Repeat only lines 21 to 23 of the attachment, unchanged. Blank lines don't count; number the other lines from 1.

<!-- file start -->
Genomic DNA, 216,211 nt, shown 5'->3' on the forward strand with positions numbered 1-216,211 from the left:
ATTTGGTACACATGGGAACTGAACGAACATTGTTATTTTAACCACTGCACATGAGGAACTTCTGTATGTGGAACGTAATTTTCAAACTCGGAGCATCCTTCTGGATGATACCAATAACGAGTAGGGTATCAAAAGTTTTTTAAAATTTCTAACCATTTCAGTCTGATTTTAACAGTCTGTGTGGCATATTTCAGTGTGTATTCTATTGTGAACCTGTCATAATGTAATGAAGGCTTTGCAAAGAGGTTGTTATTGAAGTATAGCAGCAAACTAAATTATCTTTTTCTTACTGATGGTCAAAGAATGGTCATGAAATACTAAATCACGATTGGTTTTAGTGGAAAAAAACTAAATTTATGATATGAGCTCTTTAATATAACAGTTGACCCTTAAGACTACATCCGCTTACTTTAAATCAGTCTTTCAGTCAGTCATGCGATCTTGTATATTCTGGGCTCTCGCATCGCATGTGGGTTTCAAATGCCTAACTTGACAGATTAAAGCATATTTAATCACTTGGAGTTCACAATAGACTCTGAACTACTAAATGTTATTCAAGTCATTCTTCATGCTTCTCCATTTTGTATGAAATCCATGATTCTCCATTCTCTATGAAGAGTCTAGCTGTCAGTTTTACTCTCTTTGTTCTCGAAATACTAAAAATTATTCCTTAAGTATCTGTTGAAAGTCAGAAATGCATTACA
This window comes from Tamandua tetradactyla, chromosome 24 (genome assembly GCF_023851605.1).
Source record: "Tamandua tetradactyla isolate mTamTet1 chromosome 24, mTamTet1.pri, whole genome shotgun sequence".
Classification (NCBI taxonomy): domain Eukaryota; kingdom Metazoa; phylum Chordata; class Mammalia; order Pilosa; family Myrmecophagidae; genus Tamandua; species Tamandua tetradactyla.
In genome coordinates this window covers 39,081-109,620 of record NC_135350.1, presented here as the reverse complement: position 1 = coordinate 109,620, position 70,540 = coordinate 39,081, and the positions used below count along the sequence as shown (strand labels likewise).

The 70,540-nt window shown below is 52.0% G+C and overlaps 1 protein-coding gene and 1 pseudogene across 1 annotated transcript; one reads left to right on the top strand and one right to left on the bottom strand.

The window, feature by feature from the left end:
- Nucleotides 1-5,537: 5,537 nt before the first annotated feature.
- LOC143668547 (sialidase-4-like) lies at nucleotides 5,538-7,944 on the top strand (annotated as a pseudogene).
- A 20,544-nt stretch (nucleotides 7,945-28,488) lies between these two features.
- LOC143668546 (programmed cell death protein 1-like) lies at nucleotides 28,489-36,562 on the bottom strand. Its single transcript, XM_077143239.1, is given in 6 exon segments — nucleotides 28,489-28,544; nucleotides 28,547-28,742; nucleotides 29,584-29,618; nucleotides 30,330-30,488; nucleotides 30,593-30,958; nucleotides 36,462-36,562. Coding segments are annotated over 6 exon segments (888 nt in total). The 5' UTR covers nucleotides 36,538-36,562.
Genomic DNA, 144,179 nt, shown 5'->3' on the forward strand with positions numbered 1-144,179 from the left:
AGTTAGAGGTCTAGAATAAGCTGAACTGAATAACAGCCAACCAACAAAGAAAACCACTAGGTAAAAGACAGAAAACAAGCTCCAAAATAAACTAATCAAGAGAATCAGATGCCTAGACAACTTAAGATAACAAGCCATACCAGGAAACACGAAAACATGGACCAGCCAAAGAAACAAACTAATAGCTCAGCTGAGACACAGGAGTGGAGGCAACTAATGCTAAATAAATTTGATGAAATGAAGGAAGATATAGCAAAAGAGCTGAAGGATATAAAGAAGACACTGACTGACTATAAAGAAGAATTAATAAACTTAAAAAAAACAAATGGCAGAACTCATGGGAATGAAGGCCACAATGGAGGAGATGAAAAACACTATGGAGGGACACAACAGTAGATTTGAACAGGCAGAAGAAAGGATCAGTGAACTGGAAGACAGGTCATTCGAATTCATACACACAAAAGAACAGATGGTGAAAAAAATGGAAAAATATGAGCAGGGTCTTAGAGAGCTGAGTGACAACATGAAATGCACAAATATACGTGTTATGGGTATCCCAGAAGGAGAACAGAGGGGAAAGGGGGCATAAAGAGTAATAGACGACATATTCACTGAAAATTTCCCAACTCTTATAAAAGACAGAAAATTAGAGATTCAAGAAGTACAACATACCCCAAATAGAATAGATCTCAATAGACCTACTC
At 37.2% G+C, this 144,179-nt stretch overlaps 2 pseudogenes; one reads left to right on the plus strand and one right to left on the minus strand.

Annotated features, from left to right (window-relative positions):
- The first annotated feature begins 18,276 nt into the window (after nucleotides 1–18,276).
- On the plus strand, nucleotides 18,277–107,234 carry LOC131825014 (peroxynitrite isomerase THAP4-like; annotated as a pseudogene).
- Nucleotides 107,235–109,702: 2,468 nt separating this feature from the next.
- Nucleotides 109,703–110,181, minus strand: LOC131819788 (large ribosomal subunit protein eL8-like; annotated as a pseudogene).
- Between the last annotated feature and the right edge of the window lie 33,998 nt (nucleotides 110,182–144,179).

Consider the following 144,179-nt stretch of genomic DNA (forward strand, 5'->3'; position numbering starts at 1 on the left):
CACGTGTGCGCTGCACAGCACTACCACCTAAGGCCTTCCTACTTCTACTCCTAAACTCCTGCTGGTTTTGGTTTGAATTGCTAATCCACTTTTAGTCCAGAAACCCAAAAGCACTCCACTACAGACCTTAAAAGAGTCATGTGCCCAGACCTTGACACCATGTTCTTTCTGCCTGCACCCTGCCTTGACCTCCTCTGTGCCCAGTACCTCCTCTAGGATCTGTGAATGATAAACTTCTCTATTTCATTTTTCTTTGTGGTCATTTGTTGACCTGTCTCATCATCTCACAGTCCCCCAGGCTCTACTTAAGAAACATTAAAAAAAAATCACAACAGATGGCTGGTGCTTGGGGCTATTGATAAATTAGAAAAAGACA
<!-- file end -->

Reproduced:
- Between the last annotated feature and the right edge of the window lie 33,998 nt (nucleotides 110,182–144,179).

Consider the following 144,179-nt stretch of genomic DNA (forward strand, 5'->3'; position numbering starts at 1 on the left):
CACGTGTGCGCTGCACAGCACTACCACCTAAGGCCTTCCTACTTCTACTCCTAAACTCCTGCTGGTTTTGGTTTGAATTGCTAATCCACTTTTAGTCCAGAAACCCAAAAGCACTCCACTACAGACCTTAAAAGAGTCATGTGCCCAGACCTTGACACCATGTTCTTTCTGCCTGCACCCTGCCTTGACCTCCTCTGTGCCCAGTACCTCCTCTAGGATCTGTGAATGATAAACTTCTCTATTTCATTTTTCTTTGTGGTCATTTGTTGACCTGTCTCATCATCTCACAGTCCCCCAGGCTCTACTTAAGAAACATTAAAAAAAAATCACAACAGATGGCTGGTGCTTGGGGCTATTGATAAATTAGAAAAAGACA